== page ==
In the middle of summer 2020 while I’m compiling this blog post, all these activities of 2019 seem so very far away. Flying across the country in airplanes; traveling far and wide (Arizona and Disneyworld!?); playing live concerts; getting up close with friends and strangers…
That was then, back when we took all this for granted, and had no idea how quickly it could all change.
For now, let’s enjoy some glimpses of travels, nature, and organs from 2019.
The new year began with a trip to Arizona – my first visit since childhood. I was just enamored with the shapes of the cactus (the cacti?) everywhere, as well as the palm trees.
I was there to play the beautiful Fritts organ at Arizona State University, as well as soak up as much sun and warm weather as a Midwestern girl has a right to, in the middle of January. Luckily, not a snowstorm was in sight as I flew through the wintery skies of Michigan, landing to delight myself with hours spent playing THIS!
Julia Tucker, a doctoral student of Kimberly Marshall at ASU, was kind enough to take me hiking one morning, satisfying my itch for seeing some more nature (and not spending every waking moment at an organ keyboard). It was great fun. Notice I’m sporting an old-person-in-the-sun-hat. Looks dorky, keeps the sun off.
But then, as if to prove that I’m not THAT well-rounded, I spent another afternoon traveling with fellow organist Ilona Kybiaczyk-Adler to Scottsdale, AZ to see the amazing organ from Richards, Fowkes at Pinnacle Presbyterian.
The gorgeous sanctuary fits the beautiful organ well, and the case has a particularly Arizona-themed carving –
I also had a chance to be back in Chicago (our hometown for about five years, and one of my favorite all-time cities), to play a concert at Fourth Presbyterian Church downtown with colleague Brian on trumpet.
I was hosted well by the jovial John Sherer during my time there – thanks, John! Fourth is a beautiful place with an admirably thriving music and arts program, a gorgeous sanctuary and now a wonderful newly renovated organ as well. Even my old piano professor from Wheaton College turned out to hear my concert.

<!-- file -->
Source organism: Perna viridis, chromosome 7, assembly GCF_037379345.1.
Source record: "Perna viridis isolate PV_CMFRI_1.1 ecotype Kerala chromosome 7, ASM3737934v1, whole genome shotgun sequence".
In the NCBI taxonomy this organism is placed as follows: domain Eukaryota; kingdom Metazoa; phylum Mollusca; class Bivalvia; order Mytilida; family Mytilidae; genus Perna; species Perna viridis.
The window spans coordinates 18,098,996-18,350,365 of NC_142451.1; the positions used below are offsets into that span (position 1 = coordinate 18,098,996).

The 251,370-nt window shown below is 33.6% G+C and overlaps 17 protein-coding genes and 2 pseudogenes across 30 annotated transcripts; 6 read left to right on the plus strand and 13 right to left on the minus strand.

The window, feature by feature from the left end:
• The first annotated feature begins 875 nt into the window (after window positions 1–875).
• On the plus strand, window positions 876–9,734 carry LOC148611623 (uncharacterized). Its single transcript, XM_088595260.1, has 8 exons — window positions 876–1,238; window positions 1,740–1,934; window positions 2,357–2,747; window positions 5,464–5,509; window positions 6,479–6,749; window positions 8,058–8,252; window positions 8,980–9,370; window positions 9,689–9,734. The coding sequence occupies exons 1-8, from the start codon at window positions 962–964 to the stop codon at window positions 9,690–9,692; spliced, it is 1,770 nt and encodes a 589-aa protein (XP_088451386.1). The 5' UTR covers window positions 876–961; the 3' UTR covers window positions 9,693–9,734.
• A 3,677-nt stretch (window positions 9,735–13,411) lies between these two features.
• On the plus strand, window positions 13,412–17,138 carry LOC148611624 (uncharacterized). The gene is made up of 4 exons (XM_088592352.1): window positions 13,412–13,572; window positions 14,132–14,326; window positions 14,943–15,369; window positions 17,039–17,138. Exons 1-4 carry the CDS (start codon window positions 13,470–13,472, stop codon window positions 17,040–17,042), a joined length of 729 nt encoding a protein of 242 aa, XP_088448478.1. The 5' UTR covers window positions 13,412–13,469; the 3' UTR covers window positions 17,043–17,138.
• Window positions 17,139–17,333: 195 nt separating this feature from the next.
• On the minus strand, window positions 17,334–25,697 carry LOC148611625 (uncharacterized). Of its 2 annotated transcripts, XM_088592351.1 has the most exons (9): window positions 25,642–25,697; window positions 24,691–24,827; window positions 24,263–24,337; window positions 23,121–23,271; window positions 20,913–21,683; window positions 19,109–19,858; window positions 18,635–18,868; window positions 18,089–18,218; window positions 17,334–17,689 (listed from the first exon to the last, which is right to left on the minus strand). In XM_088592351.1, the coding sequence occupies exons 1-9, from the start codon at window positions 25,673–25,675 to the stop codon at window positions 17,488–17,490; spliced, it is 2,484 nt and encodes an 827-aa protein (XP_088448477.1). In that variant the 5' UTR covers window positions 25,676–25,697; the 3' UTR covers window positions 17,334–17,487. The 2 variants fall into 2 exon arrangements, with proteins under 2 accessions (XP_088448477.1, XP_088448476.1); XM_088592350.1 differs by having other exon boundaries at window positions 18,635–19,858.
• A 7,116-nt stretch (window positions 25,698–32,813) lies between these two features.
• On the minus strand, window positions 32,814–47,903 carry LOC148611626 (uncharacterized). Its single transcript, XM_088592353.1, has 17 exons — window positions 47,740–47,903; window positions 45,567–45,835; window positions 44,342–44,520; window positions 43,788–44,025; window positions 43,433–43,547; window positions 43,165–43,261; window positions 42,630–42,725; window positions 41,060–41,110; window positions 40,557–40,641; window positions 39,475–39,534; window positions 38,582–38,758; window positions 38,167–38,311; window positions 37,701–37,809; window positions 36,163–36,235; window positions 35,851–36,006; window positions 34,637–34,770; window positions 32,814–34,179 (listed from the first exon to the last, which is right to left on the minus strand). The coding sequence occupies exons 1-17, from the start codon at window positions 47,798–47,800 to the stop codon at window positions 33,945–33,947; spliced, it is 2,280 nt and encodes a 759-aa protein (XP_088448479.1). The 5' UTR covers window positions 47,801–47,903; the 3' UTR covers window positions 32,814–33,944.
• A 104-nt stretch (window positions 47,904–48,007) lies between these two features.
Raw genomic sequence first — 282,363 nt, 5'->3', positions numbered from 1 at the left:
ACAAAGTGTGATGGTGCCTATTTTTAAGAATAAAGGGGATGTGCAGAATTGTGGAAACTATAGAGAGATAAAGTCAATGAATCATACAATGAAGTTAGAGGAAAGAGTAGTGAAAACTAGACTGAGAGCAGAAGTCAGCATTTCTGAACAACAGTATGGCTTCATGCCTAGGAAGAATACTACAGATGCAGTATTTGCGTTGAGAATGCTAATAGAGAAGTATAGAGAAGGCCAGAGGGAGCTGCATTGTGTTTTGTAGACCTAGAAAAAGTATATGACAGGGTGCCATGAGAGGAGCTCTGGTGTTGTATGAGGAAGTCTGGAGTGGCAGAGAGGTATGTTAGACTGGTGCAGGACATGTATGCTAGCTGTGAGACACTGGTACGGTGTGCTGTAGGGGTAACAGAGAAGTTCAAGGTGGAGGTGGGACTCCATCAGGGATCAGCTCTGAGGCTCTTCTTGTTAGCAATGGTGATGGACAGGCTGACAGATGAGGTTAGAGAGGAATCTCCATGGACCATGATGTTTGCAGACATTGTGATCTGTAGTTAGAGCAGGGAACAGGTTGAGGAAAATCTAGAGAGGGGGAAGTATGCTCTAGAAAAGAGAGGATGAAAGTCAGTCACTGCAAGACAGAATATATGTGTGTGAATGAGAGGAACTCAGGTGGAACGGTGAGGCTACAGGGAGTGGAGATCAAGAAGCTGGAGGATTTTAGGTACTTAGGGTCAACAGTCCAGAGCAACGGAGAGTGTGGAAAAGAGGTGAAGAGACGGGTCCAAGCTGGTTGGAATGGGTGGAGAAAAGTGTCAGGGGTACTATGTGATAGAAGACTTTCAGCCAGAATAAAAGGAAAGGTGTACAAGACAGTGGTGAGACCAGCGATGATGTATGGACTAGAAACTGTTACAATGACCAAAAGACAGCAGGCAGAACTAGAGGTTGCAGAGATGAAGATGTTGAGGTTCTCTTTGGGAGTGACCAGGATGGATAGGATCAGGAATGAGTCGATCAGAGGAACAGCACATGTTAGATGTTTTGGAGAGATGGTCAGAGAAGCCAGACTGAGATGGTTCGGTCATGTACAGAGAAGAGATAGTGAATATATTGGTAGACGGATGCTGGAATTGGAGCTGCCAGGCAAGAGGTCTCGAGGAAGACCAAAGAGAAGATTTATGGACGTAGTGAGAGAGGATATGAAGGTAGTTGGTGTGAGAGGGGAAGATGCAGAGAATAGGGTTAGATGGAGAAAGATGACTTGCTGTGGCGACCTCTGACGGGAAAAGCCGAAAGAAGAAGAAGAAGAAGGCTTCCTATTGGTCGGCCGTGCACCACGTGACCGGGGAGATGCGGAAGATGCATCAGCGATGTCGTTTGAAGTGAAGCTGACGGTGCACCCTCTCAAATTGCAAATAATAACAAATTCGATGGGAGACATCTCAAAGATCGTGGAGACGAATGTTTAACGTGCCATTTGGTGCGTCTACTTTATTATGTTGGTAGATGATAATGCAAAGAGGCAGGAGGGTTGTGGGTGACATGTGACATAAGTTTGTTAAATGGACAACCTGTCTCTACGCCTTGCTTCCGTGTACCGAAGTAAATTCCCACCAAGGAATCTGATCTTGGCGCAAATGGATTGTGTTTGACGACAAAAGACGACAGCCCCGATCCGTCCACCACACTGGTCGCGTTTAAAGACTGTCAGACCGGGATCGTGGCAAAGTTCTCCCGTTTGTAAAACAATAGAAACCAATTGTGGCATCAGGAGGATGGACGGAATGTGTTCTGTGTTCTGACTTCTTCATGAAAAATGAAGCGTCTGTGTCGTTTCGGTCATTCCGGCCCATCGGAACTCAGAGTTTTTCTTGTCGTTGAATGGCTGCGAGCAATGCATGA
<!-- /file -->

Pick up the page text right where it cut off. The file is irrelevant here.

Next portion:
Spring in Holland, MI always means Tulip Time, and any self-respecting citizen has at least one traditional Dutch costume to don for the occasion!
I played my second official Tulip Time concert as part of Holland’s festival in 2019. Friend and bassoonist extraordinaire Genevieve Beaulieu joined me for a neat setting of Dutch hymn tunes by Aaron David Miller, and I somehow conned my daughter into putting on her costume to pass out programs. I was not about to play in those skirts, aprons, and petticoats, but I did put on the hat.
May brought a trip to Florida, with my parents and brother, and a visit to Disney! My brother Eric lives in Florida, as many of you know, a trumpeter in the US Navy Band. We had a great family gathering, and of course, fun Disney-style.
We enjoyed our time in the Magic Kingdom, including lots of coasters, and (a favorite from my childhood) a climb into the Swiss Family Robinson Tree House, where I was shocked and delighted to discover they had an organ! Now I want to live there even more!! Something funky-looking about those keys though…
In fact, there were organs all over the place at Disney – outside the Haunted Mansion, in a scene in Splash Mountain. I think Disney must have been an organ fan. Here is my Dad (also an organist) at the Haunted Mansion.
Summer in Holland, MI brings the beloved farmers market, and many a Saturday morning spent riding over on my bike to load up with fresh produce of many kinds. After your handlebars are full, here’s a new way to carry the carrots.
In July the AGO regional convention was held in the Grand Rapids area, and on the day they visited Holland, I was honored to perform on my favorite organ in town, the 2016 Pasi at Grace Episcopal. Martin Pasi (the organ builder) even came out for the concert, which was a pleasure as always.